Baroness Ilora Finlay is Professor of Palliative Medicine at Cardiff University. She has been President of the Medical Women’s Federation, President of the British Medical Association, President of the Royal Society of Medicine and is President of the Chartered Society for Physiotherapy. She also chaired the Association for Palliative Medicine of Great Britain and Ireland, and since 2014 has chaired the National Council for Palliative Care.
Robert Preston worked in Whitehall as a civil servant for 30 years. In that role he examined Lord Joffe’s Private Member’s Bill, “Assisted Dying for the Terminally Ill” and he is now Director of the think-tank, Living and Dying Well, which works to examine the objective evidence surrounding the controversial end-of-life debate and publishes research to help inform Parliament and the public.
Both came to be involved in the issue of assisted suicide and euthanasia through their involvement in the 2005 British Select Committee that conducted a comprehensive investigation of the practices of assisted dying around the world. Following the conclusion of that inquiry, both have continued as advocates of improved elder and palliative care, as well as working to oppose legalised assisted suicide and euthanasia.
Both presentations were highly informative, however, the Q&A segment was extremely illuminating. Below is the list of questions asked from the floor with the timestamp on the video.
1:25 Q: Who are you to tell someone who is in pain that they can’t do what they want? If it’s their life, shouldn’t they have the right to do what they want?
4:20 Q: Can palliative care really relieve all suffering? Aren’t there going to be people who still suffer even with the best care we can offer?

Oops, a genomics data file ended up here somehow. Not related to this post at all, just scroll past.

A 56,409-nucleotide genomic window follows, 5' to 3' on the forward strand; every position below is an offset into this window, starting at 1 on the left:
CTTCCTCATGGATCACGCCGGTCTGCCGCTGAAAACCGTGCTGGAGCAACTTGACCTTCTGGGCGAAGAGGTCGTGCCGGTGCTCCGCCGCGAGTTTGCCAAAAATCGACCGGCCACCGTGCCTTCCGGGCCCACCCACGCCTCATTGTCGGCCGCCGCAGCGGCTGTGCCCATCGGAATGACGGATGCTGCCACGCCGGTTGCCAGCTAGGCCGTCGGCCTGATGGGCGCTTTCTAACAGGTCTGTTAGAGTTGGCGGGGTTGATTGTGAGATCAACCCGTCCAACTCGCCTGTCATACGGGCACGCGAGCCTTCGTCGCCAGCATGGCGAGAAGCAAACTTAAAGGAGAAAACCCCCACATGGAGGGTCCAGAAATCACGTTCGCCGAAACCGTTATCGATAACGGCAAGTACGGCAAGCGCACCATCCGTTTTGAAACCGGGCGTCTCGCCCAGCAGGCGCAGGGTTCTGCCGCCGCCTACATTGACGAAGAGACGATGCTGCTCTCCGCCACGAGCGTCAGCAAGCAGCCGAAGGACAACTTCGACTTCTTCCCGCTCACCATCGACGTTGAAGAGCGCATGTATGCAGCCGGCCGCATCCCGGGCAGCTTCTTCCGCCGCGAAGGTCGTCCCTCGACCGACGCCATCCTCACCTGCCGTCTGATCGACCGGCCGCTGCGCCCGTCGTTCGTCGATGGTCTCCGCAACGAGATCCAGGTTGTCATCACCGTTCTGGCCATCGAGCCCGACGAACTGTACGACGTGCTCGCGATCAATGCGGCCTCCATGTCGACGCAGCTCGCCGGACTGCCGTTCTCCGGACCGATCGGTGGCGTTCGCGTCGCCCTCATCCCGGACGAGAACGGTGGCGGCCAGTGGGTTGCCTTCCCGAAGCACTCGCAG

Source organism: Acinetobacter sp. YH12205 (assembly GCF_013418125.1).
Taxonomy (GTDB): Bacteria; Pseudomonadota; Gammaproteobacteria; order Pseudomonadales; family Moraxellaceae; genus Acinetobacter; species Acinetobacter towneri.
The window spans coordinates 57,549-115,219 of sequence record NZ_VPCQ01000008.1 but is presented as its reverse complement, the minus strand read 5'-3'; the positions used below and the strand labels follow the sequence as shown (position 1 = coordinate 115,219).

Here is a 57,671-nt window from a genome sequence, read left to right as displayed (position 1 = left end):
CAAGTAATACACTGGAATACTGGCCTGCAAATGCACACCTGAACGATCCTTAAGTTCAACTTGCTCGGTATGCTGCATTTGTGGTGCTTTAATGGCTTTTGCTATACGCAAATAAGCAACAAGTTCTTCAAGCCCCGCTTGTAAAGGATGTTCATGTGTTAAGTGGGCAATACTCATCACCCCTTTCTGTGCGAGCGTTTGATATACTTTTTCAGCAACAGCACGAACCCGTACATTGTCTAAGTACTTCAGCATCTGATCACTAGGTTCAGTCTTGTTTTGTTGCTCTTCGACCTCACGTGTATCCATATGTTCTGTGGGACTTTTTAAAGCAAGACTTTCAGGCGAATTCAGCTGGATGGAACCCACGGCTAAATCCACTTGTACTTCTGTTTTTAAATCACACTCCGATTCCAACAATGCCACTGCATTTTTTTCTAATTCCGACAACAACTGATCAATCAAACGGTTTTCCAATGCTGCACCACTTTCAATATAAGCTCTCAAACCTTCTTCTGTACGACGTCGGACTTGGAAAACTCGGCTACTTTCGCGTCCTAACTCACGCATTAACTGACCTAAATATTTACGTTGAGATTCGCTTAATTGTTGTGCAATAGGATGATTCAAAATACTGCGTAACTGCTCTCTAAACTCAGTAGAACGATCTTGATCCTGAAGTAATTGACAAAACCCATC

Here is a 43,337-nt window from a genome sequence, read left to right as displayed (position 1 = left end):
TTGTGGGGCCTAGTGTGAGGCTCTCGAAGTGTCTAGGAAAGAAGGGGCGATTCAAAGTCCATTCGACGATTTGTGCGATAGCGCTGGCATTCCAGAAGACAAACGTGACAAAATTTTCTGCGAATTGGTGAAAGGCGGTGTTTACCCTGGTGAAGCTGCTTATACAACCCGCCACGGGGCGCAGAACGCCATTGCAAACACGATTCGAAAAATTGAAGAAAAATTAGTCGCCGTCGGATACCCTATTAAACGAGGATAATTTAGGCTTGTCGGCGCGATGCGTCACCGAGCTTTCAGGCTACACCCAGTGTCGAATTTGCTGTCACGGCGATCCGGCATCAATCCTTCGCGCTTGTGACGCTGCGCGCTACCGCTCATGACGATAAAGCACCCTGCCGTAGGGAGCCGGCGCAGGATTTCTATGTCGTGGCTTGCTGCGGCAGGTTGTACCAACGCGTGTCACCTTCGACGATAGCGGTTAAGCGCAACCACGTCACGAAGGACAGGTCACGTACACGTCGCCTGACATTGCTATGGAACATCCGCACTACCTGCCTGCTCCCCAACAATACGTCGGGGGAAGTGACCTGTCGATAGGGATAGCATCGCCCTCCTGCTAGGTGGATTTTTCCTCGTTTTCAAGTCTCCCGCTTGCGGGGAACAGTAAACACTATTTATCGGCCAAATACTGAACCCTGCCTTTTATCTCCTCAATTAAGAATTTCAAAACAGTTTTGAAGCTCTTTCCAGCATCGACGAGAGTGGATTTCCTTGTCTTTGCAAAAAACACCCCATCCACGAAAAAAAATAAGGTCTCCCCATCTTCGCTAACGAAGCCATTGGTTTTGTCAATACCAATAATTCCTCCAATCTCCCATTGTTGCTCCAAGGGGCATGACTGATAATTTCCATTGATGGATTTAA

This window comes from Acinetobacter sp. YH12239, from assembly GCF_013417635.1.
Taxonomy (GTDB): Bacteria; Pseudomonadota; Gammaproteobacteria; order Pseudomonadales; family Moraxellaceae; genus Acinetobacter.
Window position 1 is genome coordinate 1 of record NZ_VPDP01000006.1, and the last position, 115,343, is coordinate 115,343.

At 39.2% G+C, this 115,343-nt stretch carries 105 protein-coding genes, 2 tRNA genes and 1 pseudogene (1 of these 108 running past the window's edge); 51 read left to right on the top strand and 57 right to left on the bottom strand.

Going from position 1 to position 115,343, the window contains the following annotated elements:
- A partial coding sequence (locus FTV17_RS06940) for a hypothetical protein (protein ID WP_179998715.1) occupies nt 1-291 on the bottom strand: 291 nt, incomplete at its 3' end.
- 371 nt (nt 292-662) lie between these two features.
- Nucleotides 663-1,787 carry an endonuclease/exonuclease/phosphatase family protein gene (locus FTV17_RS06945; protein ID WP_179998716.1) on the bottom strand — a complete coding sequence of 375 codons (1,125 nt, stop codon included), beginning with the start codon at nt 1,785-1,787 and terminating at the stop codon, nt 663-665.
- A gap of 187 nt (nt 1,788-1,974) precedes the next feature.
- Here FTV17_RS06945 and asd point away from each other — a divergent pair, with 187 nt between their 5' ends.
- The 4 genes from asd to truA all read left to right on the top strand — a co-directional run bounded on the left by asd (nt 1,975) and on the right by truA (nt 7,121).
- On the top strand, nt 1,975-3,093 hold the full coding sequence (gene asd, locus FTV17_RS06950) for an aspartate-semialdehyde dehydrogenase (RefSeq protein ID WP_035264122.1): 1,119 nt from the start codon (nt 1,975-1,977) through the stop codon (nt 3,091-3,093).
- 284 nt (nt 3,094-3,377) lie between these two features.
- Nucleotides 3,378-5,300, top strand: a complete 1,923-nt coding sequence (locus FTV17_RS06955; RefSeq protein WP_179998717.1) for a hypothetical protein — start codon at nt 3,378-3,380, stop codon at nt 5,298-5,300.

5:20 Q: How do the safeguards in David Seymour’s End of Life Choices Bill compare to the safeguards required by similar laws in The Netherlands, Oregon, Belgium etc.?
8:25 Q: Do you think there’s any chance your views on assisted suicide would shift if one of your own family members was ill, in agony, and wanted help to end their pain?
13:30 Q: Purely this is too important a question to trust to just 121 MPs in Parliament. Shouldn’t we settle the issue of euthanasia with a binding referendum so the people can decide?
16:00 Q: Isn’t opposition to euthanasia just driven by religious views? How do you think religion interacts or should interact with this subject?
16:50 Q: You talk about the Hippocratic Oath – “first do no harm.” Proponents of euthanasia have made legal arguments that suggest denying people access to legal assisted suicide means that we’re essentially forcing them to continue suffering, and in essence, doing harm to them. Also, they say that people who want to die on their own terms may choose to commit suicide before they lose capacity, effectively shortening the life they could have had if they were certain someone else could end their life for them later on. How do you respond to these arguments?